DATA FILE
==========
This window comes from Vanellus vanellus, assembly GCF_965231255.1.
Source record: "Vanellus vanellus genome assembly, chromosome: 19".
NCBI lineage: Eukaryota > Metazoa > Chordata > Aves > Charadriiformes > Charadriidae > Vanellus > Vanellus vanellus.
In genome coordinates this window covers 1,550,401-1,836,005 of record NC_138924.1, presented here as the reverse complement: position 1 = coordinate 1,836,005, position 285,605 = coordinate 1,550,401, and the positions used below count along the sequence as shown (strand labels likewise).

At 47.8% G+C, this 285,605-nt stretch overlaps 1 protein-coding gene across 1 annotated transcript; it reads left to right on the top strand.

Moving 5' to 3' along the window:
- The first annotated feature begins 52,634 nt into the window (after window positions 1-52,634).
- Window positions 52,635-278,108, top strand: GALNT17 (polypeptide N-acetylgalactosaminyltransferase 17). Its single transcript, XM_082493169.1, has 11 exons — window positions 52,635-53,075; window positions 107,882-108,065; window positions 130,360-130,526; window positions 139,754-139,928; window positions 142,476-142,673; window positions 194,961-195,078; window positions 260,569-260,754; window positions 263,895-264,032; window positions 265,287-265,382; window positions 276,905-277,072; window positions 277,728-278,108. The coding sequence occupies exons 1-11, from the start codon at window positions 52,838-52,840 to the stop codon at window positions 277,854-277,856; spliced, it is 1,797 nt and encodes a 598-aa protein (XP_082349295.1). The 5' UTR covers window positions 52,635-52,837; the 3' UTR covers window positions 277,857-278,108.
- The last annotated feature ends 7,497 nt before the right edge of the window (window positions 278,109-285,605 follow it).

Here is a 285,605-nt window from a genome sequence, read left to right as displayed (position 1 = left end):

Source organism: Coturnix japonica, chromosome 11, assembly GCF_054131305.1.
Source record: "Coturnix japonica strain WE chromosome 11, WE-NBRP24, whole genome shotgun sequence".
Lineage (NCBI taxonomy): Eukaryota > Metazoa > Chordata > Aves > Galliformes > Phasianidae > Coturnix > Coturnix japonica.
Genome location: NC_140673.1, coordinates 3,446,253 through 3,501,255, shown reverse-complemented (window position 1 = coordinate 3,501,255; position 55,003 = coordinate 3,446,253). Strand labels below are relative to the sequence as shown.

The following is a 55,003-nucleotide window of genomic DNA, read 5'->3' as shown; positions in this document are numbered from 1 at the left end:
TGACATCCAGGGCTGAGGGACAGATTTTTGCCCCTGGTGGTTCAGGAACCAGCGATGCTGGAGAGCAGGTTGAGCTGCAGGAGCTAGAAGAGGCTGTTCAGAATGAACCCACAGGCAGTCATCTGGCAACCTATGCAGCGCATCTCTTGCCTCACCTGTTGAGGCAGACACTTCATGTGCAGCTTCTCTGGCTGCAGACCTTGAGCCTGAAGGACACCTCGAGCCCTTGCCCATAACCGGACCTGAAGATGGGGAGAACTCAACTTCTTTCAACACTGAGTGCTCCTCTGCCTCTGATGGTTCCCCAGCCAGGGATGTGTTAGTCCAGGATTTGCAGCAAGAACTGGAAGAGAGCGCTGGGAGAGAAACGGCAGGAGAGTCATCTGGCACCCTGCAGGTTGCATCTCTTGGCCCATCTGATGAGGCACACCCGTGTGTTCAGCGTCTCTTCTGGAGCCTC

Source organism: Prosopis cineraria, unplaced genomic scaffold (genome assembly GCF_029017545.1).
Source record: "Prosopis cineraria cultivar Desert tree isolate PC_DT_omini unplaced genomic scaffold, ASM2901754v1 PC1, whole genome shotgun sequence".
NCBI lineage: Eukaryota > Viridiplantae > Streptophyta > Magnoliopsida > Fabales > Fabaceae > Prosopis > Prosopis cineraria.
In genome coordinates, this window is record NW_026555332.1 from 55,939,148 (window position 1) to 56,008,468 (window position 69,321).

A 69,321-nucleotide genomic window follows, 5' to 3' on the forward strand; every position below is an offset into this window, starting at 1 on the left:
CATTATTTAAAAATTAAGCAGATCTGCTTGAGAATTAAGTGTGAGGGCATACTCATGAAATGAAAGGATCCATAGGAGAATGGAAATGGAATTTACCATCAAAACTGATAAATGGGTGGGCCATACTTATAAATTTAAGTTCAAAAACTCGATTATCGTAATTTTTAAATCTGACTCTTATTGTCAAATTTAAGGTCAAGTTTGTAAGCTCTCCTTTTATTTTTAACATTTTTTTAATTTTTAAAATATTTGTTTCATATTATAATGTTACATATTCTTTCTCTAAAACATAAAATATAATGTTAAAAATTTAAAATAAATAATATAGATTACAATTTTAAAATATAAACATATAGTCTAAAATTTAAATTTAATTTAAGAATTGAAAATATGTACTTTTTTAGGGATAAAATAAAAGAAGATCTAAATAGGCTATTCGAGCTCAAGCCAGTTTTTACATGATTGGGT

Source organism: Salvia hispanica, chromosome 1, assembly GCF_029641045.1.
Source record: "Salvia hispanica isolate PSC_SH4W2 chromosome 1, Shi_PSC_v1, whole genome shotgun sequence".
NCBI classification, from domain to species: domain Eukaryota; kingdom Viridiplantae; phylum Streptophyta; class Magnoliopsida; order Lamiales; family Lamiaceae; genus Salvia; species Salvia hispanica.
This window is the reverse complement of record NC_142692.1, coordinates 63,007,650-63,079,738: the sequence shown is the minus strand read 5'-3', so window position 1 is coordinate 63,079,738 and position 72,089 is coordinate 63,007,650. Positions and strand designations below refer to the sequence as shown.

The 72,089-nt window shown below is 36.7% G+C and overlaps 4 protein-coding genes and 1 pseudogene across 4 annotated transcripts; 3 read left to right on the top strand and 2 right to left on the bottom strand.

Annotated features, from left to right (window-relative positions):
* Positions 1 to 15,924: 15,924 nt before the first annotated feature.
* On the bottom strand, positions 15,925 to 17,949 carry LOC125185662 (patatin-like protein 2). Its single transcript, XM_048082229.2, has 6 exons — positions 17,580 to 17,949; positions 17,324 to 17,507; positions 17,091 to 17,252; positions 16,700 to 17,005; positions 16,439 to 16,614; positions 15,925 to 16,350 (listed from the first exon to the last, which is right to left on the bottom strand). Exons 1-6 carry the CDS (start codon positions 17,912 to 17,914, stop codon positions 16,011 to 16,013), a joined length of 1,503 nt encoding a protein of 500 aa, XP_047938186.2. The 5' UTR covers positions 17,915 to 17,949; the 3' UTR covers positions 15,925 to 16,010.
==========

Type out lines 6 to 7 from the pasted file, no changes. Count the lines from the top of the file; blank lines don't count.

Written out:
Moving 5' to 3' along the window:
- The first annotated feature begins 52,634 nt into the window (after window positions 1-52,634).